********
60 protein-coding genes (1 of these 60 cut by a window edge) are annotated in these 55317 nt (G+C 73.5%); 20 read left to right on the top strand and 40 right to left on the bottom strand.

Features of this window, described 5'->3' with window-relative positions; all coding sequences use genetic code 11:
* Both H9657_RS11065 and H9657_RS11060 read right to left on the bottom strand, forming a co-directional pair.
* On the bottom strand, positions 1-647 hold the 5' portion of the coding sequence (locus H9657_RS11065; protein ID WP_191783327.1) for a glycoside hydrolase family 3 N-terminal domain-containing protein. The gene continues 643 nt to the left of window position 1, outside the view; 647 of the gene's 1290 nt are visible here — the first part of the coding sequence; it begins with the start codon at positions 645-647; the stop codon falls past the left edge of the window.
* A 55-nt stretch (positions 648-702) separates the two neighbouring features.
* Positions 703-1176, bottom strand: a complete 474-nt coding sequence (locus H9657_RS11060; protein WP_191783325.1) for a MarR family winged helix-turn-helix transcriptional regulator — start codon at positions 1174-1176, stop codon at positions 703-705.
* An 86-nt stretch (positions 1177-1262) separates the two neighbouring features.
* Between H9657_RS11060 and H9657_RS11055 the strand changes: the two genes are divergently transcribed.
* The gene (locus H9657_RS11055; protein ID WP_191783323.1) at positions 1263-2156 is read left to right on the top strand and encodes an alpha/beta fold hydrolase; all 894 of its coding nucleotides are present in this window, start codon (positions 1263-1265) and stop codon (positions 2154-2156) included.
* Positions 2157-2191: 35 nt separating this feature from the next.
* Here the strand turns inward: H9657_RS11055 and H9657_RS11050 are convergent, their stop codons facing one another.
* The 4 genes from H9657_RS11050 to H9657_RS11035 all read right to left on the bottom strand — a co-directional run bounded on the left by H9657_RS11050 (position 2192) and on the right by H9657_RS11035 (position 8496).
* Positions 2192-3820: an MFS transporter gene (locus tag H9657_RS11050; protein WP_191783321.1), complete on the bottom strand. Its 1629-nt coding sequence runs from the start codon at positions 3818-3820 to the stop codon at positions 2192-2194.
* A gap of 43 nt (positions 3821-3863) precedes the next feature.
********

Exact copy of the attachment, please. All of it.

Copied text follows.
60 protein-coding genes (1 of these 60 cut by a window edge) are annotated in these 55317 nt (G+C 73.5%); 20 read left to right on the top strand and 40 right to left on the bottom strand.

Features of this window, described 5'->3' with window-relative positions; all coding sequences use genetic code 11:
* Both H9657_RS11065 and H9657_RS11060 read right to left on the bottom strand, forming a co-directional pair.
* On the bottom strand, positions 1-647 hold the 5' portion of the coding sequence (locus H9657_RS11065; protein ID WP_191783327.1) for a glycoside hydrolase family 3 N-terminal domain-containing protein. The gene continues 643 nt to the left of window position 1, outside the view; 647 of the gene's 1290 nt are visible here — the first part of the coding sequence; it begins with the start codon at positions 645-647; the stop codon falls past the left edge of the window.
* A 55-nt stretch (positions 648-702) separates the two neighbouring features.
* Positions 703-1176, bottom strand: a complete 474-nt coding sequence (locus H9657_RS11060; protein WP_191783325.1) for a MarR family winged helix-turn-helix transcriptional regulator — start codon at positions 1174-1176, stop codon at positions 703-705.
* An 86-nt stretch (positions 1177-1262) separates the two neighbouring features.
* Between H9657_RS11060 and H9657_RS11055 the strand changes: the two genes are divergently transcribed.
* The gene (locus H9657_RS11055; protein ID WP_191783323.1) at positions 1263-2156 is read left to right on the top strand and encodes an alpha/beta fold hydrolase; all 894 of its coding nucleotides are present in this window, start codon (positions 1263-1265) and stop codon (positions 2154-2156) included.
* Positions 2157-2191: 35 nt separating this feature from the next.
* Here the strand turns inward: H9657_RS11055 and H9657_RS11050 are convergent, their stop codons facing one another.
* The 4 genes from H9657_RS11050 to H9657_RS11035 all read right to left on the bottom strand — a co-directional run bounded on the left by H9657_RS11050 (position 2192) and on the right by H9657_RS11035 (position 8496).
* Positions 2192-3820: an MFS transporter gene (locus tag H9657_RS11050; protein WP_191783321.1), complete on the bottom strand. Its 1629-nt coding sequence runs from the start codon at positions 3818-3820 to the stop codon at positions 2192-2194.
* A gap of 43 nt (positions 3821-3863) precedes the next feature.